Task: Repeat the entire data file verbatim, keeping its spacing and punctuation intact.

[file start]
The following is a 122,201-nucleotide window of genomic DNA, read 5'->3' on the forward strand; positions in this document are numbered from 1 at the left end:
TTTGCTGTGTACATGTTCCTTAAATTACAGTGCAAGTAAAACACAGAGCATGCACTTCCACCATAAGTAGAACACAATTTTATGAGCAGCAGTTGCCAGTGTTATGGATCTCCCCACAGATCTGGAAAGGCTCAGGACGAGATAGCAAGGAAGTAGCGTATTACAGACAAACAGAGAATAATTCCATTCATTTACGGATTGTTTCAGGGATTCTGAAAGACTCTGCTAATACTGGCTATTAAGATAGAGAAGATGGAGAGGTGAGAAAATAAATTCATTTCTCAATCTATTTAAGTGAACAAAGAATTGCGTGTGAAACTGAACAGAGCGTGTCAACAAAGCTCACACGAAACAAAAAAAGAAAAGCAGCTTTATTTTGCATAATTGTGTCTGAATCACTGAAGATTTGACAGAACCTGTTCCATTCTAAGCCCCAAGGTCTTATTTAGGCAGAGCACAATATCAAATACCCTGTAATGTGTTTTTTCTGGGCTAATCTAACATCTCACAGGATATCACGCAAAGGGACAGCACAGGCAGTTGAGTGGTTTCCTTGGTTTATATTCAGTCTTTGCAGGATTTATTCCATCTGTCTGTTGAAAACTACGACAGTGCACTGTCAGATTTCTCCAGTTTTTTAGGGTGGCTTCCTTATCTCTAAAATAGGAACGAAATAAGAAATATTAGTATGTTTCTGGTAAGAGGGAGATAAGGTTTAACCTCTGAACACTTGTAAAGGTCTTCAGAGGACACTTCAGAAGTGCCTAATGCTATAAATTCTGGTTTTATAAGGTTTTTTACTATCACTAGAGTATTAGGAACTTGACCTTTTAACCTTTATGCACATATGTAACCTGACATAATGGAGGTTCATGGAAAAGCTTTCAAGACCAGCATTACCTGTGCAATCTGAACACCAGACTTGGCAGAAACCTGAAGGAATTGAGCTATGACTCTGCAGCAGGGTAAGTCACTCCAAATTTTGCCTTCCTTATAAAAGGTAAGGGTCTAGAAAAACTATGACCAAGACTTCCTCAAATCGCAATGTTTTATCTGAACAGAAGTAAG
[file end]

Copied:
The following is a 122,201-nucleotide window of genomic DNA, read 5'->3' on the forward strand; positions in this document are numbered from 1 at the left end:
TTTGCTGTGTACATGTTCCTTAAATTACAGTGCAAGTAAAACACAGAGCATGCACTTCCACCATAAGTAGAACACAATTTTATGAGCAGCAGTTGCCAGTGTTATGGATCTCCCCACAGATCTGGAAAGGCTCAGGACGAGATAGCAAGGAAGTAGCGTATTACAGACAAACAGAGAATAATTCCATTCATTTACGGATTGTTTCAGGGATTCTGAAAGACTCTGCTAATACTGGCTATTAAGATAGAGAAGATGGAGAGGTGAGAAAATAAATTCATTTCTCAATCTATTTAAGTGAACAAAGAATTGCGTGTGAAACTGAACAGAGCGTGTCAACAAAGCTCACACGAAACAAAAAAAGAAAAGCAGCTTTATTTTGCATAATTGTGTCTGAATCACTGAAGATTTGACAGAACCTGTTCCATTCTAAGCCCCAAGGTCTTATTTAGGCAGAGCACAATATCAAATACCCTGTAATGTGTTTTTTCTGGGCTAATCTAACATCTCACAGGATATCACGCAAAGGGACAGCACAGGCAGTTGAGTGGTTTCCTTGGTTTATATTCAGTCTTTGCAGGATTTATTCCATCTGTCTGTTGAAAACTACGACAGTGCACTGTCAGATTTCTCCAGTTTTTTAGGGTGGCTTCCTTATCTCTAAAATAGGAACGAAATAAGAAATATTAGTATGTTTCTGGTAAGAGGGAGATAAGGTTTAACCTCTGAACACTTGTAAAGGTCTTCAGAGGACACTTCAGAAGTGCCTAATGCTATAAATTCTGGTTTTATAAGGTTTTTTACTATCACTAGAGTATTAGGAACTTGACCTTTTAACCTTTATGCACATATGTAACCTGACATAATGGAGGTTCATGGAAAAGCTTTCAAGACCAGCATTACCTGTGCAATCTGAACACCAGACTTGGCAGAAACCTGAAGGAATTGAGCTATGACTCTGCAGCAGGGTAAGTCACTCCAAATTTTGCCTTCCTTATAAAAGGTAAGGGTCTAGAAAAACTATGACCAAGACTTCCTCAAATCGCAATGTTTTATCTGAACAGAAGTAAG